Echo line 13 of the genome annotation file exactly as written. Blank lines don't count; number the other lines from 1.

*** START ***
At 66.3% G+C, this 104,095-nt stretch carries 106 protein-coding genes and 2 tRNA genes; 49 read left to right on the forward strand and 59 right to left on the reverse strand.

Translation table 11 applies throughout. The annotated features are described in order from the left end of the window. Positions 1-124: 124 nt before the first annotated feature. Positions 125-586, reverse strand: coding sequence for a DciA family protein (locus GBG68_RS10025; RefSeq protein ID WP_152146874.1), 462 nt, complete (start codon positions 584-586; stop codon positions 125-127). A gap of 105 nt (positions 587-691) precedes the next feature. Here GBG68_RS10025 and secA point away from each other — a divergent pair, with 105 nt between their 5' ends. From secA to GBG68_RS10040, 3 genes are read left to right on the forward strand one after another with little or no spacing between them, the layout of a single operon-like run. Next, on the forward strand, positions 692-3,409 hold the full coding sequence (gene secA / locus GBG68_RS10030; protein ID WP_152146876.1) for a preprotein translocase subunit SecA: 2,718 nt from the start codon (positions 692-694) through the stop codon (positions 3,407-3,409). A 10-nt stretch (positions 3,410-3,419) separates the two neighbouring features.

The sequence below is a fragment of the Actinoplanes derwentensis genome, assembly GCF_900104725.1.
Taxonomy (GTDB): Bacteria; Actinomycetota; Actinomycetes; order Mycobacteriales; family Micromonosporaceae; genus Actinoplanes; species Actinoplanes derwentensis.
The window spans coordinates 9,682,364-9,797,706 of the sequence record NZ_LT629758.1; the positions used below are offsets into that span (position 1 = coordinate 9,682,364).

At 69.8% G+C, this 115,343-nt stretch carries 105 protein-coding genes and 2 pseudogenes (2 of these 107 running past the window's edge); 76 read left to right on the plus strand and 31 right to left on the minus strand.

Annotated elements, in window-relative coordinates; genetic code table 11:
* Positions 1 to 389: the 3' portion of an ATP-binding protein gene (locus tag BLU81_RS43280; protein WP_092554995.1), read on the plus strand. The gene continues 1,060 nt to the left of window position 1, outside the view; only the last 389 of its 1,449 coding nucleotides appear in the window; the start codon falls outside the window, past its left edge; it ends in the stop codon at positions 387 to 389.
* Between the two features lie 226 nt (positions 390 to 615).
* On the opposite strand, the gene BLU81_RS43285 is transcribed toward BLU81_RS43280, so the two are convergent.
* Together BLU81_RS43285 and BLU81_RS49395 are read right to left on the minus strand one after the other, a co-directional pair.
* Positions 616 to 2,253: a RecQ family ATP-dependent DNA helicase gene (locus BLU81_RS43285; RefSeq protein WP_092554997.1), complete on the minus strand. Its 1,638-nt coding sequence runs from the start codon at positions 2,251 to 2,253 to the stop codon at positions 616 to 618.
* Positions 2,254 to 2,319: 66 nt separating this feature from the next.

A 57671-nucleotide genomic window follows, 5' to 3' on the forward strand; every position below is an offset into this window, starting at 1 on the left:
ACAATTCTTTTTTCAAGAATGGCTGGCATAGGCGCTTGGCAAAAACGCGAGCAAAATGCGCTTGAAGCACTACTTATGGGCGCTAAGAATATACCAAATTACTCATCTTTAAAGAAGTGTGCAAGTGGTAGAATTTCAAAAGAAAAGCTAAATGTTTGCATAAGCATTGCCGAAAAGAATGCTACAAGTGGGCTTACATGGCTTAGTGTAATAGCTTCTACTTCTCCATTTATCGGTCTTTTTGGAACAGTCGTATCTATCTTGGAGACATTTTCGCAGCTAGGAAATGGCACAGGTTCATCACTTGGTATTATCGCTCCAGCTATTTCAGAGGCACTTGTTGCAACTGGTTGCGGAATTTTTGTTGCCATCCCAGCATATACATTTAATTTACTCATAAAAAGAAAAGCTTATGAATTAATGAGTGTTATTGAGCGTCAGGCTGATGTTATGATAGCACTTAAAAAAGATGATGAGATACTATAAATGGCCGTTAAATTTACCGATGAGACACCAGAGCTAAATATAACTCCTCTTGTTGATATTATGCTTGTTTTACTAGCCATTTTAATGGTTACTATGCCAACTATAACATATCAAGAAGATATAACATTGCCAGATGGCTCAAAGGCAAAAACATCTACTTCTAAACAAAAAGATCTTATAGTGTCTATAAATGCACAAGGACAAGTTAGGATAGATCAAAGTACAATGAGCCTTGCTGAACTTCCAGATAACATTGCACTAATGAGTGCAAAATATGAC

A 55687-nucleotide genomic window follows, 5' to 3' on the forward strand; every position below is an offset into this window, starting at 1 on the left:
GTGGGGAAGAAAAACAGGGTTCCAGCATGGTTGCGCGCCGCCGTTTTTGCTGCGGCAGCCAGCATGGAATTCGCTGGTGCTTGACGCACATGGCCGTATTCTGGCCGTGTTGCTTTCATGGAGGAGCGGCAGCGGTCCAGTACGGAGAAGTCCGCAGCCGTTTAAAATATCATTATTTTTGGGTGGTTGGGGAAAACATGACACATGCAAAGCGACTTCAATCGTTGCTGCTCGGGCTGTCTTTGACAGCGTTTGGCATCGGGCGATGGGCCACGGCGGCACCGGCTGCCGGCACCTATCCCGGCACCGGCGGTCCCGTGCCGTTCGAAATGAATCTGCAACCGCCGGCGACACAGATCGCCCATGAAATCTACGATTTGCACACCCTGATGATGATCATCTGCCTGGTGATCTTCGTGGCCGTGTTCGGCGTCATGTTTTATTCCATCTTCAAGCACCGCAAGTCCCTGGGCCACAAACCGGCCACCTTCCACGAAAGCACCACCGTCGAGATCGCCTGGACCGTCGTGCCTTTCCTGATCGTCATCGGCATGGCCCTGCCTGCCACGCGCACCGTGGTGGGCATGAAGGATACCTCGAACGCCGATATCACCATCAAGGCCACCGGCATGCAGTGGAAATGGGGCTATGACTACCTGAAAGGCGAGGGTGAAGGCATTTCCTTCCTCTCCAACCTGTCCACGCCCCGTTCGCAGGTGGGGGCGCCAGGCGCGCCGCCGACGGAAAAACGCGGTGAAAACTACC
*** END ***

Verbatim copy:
* Positions 2,254 to 2,319: 66 nt separating this feature from the next.